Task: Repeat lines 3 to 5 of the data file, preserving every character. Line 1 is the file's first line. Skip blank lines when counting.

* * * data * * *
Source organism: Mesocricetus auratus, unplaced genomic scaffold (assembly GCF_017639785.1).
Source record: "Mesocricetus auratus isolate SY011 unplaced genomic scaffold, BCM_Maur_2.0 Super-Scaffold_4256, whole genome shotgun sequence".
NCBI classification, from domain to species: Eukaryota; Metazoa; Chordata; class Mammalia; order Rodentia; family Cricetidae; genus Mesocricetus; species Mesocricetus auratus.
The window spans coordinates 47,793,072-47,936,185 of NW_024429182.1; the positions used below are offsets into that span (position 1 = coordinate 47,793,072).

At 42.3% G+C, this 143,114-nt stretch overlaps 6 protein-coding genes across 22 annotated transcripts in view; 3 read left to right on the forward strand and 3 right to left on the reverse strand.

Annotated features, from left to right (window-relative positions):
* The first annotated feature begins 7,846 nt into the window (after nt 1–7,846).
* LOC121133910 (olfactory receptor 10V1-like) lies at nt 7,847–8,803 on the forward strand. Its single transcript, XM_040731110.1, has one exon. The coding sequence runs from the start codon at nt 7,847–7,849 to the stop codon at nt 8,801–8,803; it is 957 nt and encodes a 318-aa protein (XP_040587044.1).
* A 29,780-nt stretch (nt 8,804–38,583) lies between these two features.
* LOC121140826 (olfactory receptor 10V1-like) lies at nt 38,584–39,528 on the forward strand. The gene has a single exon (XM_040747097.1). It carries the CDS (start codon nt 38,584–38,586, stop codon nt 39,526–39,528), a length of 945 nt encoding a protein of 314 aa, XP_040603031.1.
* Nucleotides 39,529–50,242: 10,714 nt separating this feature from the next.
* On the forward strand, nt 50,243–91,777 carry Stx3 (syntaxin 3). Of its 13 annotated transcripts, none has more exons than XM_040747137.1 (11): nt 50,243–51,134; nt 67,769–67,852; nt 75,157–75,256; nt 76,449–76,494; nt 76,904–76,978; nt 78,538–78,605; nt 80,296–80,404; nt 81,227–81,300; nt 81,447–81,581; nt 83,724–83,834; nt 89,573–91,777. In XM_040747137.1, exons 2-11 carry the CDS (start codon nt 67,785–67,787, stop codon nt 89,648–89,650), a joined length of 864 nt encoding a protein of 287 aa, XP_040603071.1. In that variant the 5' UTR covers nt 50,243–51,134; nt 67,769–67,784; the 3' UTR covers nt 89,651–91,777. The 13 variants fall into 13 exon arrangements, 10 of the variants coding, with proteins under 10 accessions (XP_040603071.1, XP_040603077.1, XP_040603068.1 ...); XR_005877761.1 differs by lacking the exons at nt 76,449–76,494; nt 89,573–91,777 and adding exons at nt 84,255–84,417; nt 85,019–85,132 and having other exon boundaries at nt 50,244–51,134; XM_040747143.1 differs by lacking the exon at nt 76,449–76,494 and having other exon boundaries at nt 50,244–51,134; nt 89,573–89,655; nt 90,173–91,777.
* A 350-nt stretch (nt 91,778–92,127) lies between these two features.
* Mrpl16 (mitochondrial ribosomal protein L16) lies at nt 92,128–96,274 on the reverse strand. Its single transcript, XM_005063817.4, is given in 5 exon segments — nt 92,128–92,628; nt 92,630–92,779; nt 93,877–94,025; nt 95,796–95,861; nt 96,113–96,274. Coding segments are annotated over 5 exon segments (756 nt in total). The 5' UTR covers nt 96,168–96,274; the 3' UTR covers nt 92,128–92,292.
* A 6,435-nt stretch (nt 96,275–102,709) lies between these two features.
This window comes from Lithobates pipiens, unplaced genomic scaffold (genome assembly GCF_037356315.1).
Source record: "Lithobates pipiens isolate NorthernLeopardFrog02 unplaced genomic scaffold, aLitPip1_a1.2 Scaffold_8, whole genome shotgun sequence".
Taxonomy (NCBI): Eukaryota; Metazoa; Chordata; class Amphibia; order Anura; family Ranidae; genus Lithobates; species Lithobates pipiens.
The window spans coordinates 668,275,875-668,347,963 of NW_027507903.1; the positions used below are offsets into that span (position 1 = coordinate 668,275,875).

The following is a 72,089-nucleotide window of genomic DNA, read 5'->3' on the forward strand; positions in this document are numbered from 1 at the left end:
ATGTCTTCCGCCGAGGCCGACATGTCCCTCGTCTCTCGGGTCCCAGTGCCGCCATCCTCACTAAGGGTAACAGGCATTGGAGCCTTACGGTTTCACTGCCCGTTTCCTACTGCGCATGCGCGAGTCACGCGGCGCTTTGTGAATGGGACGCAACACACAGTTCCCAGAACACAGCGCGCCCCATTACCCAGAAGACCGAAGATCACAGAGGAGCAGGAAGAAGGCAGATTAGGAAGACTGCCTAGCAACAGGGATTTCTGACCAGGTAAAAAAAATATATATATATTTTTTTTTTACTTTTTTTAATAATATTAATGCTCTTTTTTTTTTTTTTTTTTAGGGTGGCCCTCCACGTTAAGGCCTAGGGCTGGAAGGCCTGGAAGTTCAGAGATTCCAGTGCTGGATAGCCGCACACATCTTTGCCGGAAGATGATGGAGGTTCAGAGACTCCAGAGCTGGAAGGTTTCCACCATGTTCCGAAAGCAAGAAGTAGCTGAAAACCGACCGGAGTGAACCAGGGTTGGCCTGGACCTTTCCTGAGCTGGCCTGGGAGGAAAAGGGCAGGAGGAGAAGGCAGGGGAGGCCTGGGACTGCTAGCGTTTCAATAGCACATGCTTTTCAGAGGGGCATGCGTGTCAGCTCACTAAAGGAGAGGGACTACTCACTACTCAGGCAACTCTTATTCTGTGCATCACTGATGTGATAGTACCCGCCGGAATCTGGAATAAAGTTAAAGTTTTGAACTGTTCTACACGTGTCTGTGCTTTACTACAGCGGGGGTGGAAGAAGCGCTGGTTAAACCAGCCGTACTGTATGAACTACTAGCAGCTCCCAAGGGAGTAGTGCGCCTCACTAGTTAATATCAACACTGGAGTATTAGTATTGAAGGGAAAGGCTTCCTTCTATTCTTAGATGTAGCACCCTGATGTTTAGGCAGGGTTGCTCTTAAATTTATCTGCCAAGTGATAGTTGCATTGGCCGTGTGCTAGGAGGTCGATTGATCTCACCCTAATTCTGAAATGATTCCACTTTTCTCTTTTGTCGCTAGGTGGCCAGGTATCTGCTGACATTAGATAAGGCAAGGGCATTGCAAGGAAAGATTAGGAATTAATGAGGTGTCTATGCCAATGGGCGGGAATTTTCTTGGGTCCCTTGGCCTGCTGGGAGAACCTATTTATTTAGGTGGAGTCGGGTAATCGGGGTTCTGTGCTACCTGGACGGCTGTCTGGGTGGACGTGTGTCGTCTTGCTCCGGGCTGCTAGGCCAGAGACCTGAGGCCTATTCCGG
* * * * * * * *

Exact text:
NCBI classification, from domain to species: Eukaryota; Metazoa; Chordata; class Mammalia; order Rodentia; family Cricetidae; genus Mesocricetus; species Mesocricetus auratus.
The window spans coordinates 47,793,072-47,936,185 of NW_024429182.1; the positions used below are offsets into that span (position 1 = coordinate 47,793,072).

At 42.3% G+C, this 143,114-nt stretch overlaps 6 protein-coding genes across 22 annotated transcripts in view; 3 read left to right on the forward strand and 3 right to left on the reverse strand.